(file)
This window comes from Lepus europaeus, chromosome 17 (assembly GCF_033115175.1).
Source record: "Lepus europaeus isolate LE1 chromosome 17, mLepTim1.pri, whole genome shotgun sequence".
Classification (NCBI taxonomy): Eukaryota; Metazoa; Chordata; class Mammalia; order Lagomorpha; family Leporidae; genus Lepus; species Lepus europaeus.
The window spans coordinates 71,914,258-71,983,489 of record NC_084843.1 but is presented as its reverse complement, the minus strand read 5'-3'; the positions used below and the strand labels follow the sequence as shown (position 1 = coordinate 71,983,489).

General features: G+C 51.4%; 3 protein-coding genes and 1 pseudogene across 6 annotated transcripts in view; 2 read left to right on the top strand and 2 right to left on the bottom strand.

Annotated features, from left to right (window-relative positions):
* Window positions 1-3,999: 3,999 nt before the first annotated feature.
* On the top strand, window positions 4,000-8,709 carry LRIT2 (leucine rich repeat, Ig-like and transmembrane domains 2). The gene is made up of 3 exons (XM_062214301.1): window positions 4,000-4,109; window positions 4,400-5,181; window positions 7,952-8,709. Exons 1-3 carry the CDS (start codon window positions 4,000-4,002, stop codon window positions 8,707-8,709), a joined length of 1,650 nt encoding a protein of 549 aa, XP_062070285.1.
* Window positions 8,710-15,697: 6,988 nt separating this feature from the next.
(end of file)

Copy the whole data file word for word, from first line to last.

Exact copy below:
This window comes from Lepus europaeus, chromosome 17 (assembly GCF_033115175.1).
Source record: "Lepus europaeus isolate LE1 chromosome 17, mLepTim1.pri, whole genome shotgun sequence".
Classification (NCBI taxonomy): Eukaryota; Metazoa; Chordata; class Mammalia; order Lagomorpha; family Leporidae; genus Lepus; species Lepus europaeus.
The window spans coordinates 71,914,258-71,983,489 of record NC_084843.1 but is presented as its reverse complement, the minus strand read 5'-3'; the positions used below and the strand labels follow the sequence as shown (position 1 = coordinate 71,983,489).

General features: G+C 51.4%; 3 protein-coding genes and 1 pseudogene across 6 annotated transcripts in view; 2 read left to right on the top strand and 2 right to left on the bottom strand.

Annotated features, from left to right (window-relative positions):
* Window positions 1-3,999: 3,999 nt before the first annotated feature.
* On the top strand, window positions 4,000-8,709 carry LRIT2 (leucine rich repeat, Ig-like and transmembrane domains 2). The gene is made up of 3 exons (XM_062214301.1): window positions 4,000-4,109; window positions 4,400-5,181; window positions 7,952-8,709. Exons 1-3 carry the CDS (start codon window positions 4,000-4,002, stop codon window positions 8,707-8,709), a joined length of 1,650 nt encoding a protein of 549 aa, XP_062070285.1.
* Window positions 8,710-15,697: 6,988 nt separating this feature from the next.